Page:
At last nights Bridgwater Town Council meeting members voted to raise the stakes in the war against ‘Fracking’ and voted to challenge new proposed legislation that reduces community influence in planning decisions relating to the controversial topic. In 2017 Bridgwater Town Council became the first Town in Somerset to declare itself a Frack-Free Zone.
Town Council Leader, Cllr Brian Smedley (Labour,Westover) said “The government is proposing massive changes to planning rules that could give the fracking industry a green light to cover swathes of the country in drills. If these changes went ahead, fracking companies could start drilling across the country without local planning applications, threatening communities and the climate in the process.This flies in the face of local democracy and threatens to slash community involvement in decision-making. We can’t allow fracking to be forced on communities, and our countryside to be turned into a gasfield. Bridgwater Town Council has declared itself a Frack Free Zone, we need to now join the national ‘Let Communities Decides’ campaign and support this motion.”
Seconded by Cllr Graham Granter (Labour, Fairfax) the proposal ran as follows.
Bridgwater Town Council notes: That in May this year Ministers outlined a proposal in a Written Ministerial Statement to redefine non-hydraulic fracturing shale gas exploration applications as permitted development and to redefine large scale shale gas production sites as Nationally Significant Infrastructure Projects, thus removing any local authority control and community involvement in decision-making.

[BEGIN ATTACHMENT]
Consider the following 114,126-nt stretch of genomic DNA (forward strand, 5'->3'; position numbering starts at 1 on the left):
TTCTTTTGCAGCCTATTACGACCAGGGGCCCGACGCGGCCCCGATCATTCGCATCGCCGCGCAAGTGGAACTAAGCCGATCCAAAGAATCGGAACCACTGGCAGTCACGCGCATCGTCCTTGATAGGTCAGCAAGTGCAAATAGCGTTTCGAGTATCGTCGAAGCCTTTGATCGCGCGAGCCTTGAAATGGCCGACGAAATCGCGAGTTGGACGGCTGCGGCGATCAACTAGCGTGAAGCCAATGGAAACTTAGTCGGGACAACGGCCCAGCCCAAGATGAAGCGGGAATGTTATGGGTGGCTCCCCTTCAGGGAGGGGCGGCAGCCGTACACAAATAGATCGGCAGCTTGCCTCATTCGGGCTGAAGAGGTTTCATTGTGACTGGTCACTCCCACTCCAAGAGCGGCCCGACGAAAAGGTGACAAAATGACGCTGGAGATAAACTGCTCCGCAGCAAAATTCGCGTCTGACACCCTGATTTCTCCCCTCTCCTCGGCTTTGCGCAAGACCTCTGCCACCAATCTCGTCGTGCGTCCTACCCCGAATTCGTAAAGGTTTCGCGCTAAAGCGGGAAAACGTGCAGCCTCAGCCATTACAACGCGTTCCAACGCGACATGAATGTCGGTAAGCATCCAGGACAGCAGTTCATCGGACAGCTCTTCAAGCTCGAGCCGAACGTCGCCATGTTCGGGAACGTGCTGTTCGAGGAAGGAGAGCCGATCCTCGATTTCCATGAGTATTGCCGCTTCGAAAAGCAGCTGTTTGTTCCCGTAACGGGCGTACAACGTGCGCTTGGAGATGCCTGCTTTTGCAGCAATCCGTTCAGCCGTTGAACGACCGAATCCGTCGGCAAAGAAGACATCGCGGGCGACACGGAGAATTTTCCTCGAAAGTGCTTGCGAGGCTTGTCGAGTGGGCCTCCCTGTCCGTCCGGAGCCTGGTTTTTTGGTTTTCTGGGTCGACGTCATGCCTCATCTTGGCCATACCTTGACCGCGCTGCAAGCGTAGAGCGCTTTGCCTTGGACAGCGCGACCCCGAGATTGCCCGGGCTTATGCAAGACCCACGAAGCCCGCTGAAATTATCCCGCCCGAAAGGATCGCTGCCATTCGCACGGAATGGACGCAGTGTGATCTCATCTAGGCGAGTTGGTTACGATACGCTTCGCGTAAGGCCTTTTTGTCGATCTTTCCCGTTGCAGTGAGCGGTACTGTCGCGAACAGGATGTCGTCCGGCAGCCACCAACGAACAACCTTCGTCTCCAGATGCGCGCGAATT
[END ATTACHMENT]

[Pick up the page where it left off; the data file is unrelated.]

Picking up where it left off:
That the Government consultation on these proposals began during the middle of July 2018.
That on 5 July 2018, a report by the cross-party Housing, Communities and Local Government Committee warned the Government against its proposal to bring fracking applications under the Nationally Significant Infrastructure Projects regime, concluding that Mineral Planning Authorities were best placed to understand the local area and how fracking could best take place.
That the above report said the Nationally Significant Infrastructure Projects regime was unlikely to speed up the application process for fracking.
Bridgwater Town Council is committed to the principles of localism and the involvement of local communities in decisions that affect their environment, their health and safety and their well-being.
Bridgwater Town Council believes: That moving decisions about fracking, which have huge implications for local communities, to a national level would contradict the principles of localism.
That ‘Permitted Development’ – the category of planning that the government wants to move Shale gas exploration drilling into – which was designed for developments with low environmental impacts, is an inappropriate category for drilling with such wide-reaching implications for local communities and climate change.
That bringing fracking applications under the Nationally Significant Infrastructure Projects regime will be harmful to local communities.
That local authorities are best placed to continue to make decisions throughout the planning process for shale gas exploration drilling, appraisal and production.
Bridgwater Town Council resolves:
To respond to the forthcoming government consultation with the above views.
To share this response with Somerset’s MPs and relevant government ministers.